New Vail Hiking Center guides guests on trails
Special to the Daily
Vail Mountain trails
Trails start from the base areas, as well as from the top of the Eagle Bahn Gondola. See the short descriptions below, and for more information, download the summer trail map at http://www.vail.com/summer/activities/hiking-and-backpacking, or pick one up at the hiking enter.
Eagle’s Loop: Short ridgetop loop with views of Mount of the Holy Cross. 1 mile (1.6 km), 15 to 20 minutes.
Fireweed: Wooded trail between Adventure Ridge and Mid-Vail. 1 mile (1.6 km), 30 to 40 minutes.
Berrypicker: Starting at Lower Fireweed, this intermediate trail winds down from Mid-Vail or Adventure Ridge to Vail Village or Lionshead. 3.2 miles (5.1 km), 2 to 3 hours one way.
Grand Escape: This trail offers an alternative hiking experience with views and makes a loop with Ridge Route. 1.5 miles (2.4 km), 1.5 to 2 hours one way.
Ptarmigan Loop: Scenic trail through shaded woods connecting with Ridge Route at Wildwood to Ptarmigan Point and back. 1.2 miles (1.9 km), 30 to 40 minutes. Loop with Ridge Route: 4 miles (4.2 km), 2.5 to 3 hours.
Ridge Route: Intermediate ridge climb from Adventure Ridge to Wildwood and back with spectacular views. 1.4 miles (2.3 km), 1.5 to 2 hours one way.
VAIL — The hills surrounding the Vail Valley really come alive in the summer months, when aspen leaves quiver in the wind and blankets of wildflowers spread across miles of meadows.
Hit the trails with some help from the new Vail Hiking Center in Lionshead, located near the Eagle Bahn gondola at the base of the mountain.
“The Vail Hiking Center is our new one-stop-shop for hiking information at Vail,” said Jonno Goldstein, hiking center and guided activities supervisor at Vail. “Whether you are looking to get yourself outfitted for your first hike, looking for the trailhead for your next outing, have a questions about a particular flower you saw on the trail or are looking for a guide to facilitate your Vail hiking adventure, we have the answers to get you stepping in the right direction.”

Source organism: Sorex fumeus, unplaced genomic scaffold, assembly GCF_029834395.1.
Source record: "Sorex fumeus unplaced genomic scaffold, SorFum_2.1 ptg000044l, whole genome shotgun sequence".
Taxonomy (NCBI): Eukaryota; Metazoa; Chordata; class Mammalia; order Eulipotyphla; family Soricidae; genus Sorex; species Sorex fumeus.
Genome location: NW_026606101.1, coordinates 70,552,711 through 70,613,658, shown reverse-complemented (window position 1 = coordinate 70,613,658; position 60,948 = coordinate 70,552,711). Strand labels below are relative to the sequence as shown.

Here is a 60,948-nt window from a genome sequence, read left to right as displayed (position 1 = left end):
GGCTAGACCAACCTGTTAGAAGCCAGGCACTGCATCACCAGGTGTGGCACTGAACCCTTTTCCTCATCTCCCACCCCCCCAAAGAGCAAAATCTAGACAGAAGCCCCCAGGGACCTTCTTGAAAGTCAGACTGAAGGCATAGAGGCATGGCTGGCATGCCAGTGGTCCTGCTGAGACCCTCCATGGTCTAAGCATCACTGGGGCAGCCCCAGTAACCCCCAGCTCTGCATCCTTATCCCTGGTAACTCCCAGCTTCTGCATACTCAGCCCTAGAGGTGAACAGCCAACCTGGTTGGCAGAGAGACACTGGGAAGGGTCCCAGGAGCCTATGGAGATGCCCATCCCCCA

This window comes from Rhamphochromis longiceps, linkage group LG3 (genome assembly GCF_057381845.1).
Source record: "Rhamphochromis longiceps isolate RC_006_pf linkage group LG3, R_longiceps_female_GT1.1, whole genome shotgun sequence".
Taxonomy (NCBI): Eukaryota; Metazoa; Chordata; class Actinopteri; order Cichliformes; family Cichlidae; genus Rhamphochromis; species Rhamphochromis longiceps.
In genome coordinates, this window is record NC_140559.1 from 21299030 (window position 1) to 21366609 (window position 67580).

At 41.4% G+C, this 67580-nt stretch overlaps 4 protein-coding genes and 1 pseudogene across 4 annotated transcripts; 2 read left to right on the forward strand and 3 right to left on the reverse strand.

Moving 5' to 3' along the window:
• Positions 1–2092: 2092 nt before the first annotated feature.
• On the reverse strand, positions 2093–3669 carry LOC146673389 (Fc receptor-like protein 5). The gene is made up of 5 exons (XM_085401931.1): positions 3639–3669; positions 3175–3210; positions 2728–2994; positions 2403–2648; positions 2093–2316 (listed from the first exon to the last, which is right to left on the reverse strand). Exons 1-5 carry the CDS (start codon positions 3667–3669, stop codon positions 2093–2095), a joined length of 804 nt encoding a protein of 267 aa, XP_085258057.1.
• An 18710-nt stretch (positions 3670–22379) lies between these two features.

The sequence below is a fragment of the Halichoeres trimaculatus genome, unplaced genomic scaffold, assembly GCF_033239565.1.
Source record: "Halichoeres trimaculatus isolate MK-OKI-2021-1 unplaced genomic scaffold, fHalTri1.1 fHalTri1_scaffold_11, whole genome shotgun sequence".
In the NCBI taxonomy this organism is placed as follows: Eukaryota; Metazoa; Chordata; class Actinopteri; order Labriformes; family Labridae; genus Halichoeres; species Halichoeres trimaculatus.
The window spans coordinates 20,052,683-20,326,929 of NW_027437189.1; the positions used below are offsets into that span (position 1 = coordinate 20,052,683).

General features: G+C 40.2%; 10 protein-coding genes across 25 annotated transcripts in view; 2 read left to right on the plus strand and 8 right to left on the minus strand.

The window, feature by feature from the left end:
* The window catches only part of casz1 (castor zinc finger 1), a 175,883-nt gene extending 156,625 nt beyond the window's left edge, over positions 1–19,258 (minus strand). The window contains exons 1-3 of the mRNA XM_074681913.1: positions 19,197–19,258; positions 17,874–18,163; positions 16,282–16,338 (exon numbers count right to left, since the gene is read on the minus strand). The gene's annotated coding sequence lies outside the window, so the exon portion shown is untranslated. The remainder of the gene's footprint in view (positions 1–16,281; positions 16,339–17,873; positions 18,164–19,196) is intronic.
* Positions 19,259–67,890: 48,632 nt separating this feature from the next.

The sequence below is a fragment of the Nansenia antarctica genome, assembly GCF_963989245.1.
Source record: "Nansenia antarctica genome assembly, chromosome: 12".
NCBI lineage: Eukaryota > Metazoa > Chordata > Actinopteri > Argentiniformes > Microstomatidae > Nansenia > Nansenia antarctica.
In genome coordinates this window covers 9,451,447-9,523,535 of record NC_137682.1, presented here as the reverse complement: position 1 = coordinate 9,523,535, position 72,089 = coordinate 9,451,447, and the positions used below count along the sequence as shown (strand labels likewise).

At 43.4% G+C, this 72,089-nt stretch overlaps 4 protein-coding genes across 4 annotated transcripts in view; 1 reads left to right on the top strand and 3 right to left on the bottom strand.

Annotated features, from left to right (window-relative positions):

Sara Lococo, communications specialist for Vail Mountain, said discussions of creating the hiking home base started last fall. The center can facilitate a completely customized hiking program for all kids and families with their guided hiking tours. The programs are helpful for those who are looking for a quick introduction to the area, as well as for those who want to take longer adventures on the upper parts of Vail Mountain.
The tours cater to hikers’ motivations and goals; if they’re looking for a quick ascent on the Berrypicker trail or want to tread as many miles as they can fit in, guides can help lead the way. Guided group bike clinics are also available to reserve through the hiking center.
Information on trails off of Vail Mountain can be accessed at the resource center as well. Locals and guests can stop by to pick up a guide book or map of the area.
“Our team is always ready to direct hikers to their favorite trails in the area, whether or not those hikes are on Vail Mountain,” Goldstein said.
If individuals or groups are seeking to explore the high alpine areas found above and around the valley, he said the Vail Hiking Center works with the Beaver Creek Hiking Center to get visitors on mountains that are 12-, 13- and 14-thousand feet in elevation.
Equipment rentals are not currently available at the hiking center, but Goldstein said it may be a consideration in the future. Hiking gear is available to purchase there, including trekking poles, boots and weather protection.
Prices for adult guided group hikes start at $40 per person, and children 12 and younger start at $20 per person. Guided group bike clinics starts at $45 per person. Private options are available, and there are also a variety of lift and lunch packages for guided hikes and bikes.
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In Eagle County, the most commonly reported dead bird has been the Wilson’s warbler, which is yellow. Dead yellow-rumped warblers have also been a common sight.